A casual roleplaying game is one that has very few rules and mechanics. Most rulings are adjudicated on the fly, and for this reason they require a fair GM to run. The majority of roleplayers have a negative bias towards casual roleplaying games without having ever played any. Hopefully, with this article, I will be able to convince you to at least try them out!
1) Take A Break & Relax
Sometimes you can get tired of a really long campaign or a certain theme or setting. Maybe you’ve had a difficult week, and all you want to do is blast aliens with a space cannon instead of solving the delicate intricacies of a complicated plot full of intrigue and mystery. But you also don’t want to spend hours creating new characters or learning an entire new system.
Well in these cases, casual games are the way to go. They almost always have very short manuals, sometimes even being a single page long. They are also usually universal, meaning they have no setting or theme attached. Because of this, casual games are great for taking a short break.
2) Be Creative Again
Most crunchy roleplaying games don’t allow complete freedom, as you are limited by the mechanics of the game in one way or another. Your character ideas have to fit the predefined rules of the game or otherwise it can end up being unbalanced or ‘broken’. Casual games use the same rules for everything. This means that a time-traveling samurai with cybernetic implants is just as powerful as a wild barbarian with a two handed axe. It may seem weird at first, but it allows you to be creative with your character designs. It doesn’t matter what your character is, because it's going to be as strong as everyone else. So what really matters is how your character does things. Because the rules are also light, it means you can attempt almost anything and the rules will cover those actions very easily. This allows players to be as creative as they want without thinking too much about rules, and without putting any strain whatsoever on the GM.
3) Involve New Players
It’s also an ideal moment to invite new players to your table. Most detailed systems have very large manuals and a complicated rule set that must be learnt before a player can effectively join a game without slowing it down to a grind. Casual games usually take about 5 or 10 minutes to explain every single rule in the game. New players are also a great addition for casual games, because since they have never been bound by the rules of any system, they tend to be much more creative with their actions. After one or two sessions, these players might be willing to put a bit more effort and join your regular table.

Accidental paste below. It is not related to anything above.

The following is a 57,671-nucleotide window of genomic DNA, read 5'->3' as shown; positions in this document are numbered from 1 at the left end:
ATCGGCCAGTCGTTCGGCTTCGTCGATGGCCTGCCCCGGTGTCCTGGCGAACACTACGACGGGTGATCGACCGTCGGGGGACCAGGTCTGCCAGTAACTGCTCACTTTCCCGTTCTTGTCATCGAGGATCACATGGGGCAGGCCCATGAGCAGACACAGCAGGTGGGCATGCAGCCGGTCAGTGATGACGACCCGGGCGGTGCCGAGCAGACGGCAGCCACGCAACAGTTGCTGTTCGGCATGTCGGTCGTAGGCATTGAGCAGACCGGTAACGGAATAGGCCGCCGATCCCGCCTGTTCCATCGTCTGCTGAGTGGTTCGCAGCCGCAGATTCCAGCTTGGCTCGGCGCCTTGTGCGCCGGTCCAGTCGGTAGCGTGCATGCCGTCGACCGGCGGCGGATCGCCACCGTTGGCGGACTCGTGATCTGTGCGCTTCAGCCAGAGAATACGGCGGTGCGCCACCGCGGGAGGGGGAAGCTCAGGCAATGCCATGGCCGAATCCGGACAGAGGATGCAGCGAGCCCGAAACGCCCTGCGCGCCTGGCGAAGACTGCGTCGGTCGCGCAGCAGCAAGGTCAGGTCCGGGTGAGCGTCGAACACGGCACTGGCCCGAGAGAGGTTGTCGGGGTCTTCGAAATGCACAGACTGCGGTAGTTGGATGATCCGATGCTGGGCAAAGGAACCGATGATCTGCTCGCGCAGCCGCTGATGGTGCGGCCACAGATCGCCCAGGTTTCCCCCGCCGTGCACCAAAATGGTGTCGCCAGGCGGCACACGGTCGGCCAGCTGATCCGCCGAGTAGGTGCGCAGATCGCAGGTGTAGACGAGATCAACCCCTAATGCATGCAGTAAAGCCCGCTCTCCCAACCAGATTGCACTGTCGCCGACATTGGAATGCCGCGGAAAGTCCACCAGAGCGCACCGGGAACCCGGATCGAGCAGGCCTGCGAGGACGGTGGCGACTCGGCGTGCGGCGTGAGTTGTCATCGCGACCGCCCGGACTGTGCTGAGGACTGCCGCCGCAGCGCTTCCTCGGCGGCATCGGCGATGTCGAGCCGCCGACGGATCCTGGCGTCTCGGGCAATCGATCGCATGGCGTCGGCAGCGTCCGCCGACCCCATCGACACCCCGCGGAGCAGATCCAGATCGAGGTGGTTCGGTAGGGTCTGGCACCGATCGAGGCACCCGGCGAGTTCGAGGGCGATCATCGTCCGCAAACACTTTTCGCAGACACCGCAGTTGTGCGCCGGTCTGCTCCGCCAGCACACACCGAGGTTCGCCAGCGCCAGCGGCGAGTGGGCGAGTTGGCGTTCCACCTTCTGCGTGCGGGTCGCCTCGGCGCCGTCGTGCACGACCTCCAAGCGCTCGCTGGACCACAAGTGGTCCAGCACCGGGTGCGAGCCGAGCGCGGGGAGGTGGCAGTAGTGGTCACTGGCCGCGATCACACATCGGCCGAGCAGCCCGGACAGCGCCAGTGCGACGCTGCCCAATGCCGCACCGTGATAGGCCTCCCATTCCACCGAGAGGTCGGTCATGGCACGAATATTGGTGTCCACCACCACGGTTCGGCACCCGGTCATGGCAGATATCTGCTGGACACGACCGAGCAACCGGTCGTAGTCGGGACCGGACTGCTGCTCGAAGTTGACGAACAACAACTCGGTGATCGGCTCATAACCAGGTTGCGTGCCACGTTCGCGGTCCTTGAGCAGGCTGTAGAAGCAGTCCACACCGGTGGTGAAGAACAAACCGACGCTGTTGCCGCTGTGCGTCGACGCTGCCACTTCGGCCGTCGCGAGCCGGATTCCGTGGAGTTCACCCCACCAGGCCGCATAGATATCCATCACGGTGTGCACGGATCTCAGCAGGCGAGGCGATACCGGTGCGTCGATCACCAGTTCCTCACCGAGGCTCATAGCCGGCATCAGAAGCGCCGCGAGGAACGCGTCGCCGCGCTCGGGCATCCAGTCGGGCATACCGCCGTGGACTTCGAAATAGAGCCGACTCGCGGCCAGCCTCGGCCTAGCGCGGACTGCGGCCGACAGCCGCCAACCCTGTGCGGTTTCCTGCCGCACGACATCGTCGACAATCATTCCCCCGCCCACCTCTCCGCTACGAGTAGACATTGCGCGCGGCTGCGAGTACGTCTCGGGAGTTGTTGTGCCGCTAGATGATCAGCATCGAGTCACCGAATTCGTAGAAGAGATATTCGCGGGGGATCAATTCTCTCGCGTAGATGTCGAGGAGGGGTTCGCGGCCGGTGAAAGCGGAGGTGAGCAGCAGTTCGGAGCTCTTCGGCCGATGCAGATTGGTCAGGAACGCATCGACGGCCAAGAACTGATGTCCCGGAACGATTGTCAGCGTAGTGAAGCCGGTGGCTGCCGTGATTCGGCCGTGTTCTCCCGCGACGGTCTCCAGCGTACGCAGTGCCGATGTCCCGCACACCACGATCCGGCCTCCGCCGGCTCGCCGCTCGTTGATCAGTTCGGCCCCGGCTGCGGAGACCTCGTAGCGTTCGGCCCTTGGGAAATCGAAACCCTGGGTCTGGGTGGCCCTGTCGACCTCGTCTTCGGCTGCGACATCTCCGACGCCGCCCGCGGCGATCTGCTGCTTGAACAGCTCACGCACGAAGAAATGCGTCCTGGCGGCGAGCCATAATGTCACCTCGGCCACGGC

4) Letting The GM Play
Contrary to popular opinion, most GMs like being players. A casual game is an excellent opportunity to switch who is running the game and let your GM take a break. I can assure you they will be grateful. Some casual games also have mechanics for in-game GM rotation, where everyone takes a turn at running the game. Others can even be run without a GM. It is also a great learning opportunity. Running a game will teach you many things that you can use when you are a player again. It is also good to learn what it's like being the one behind the screen.
5) Practice Your Improvising
Being a GM, one of the most difficult and useful abilities is improvisation. Without improvisation, every campaign you run will feel forced and players will lack any type of freedom. Most GMs don’t like improvising for fear it will ruin their campaign. Thats why, once again, casual games are a great time to train and hone those skills. If you’re feeling lucky, you could even improvise the entire oneshot, just following the players leads and seeing where that goes. I only recommend that as an exercise and not a style of running games. It can go either way, resulting in excellent stories or terribly dull ones.
Some of the universal casual games I recommend are GURPS-Lite, Risus, Tango RPG, and Freeform Universal. If you want to play a short casual game that is tied to a specific setting you can try Lasers & Feelings, Honey Heist, The Witch is Dead, and Cthulhu Dark.
There are many others out there, I hope you try some of them out!
Rodrigo Peralta is a roleplayer and a DM that likes to playtest many different rpgs. He enjoys both highly detailed complex systems and barebone casual games. He participates in local roleplaying events as both DM and player.
Picture provided by the writer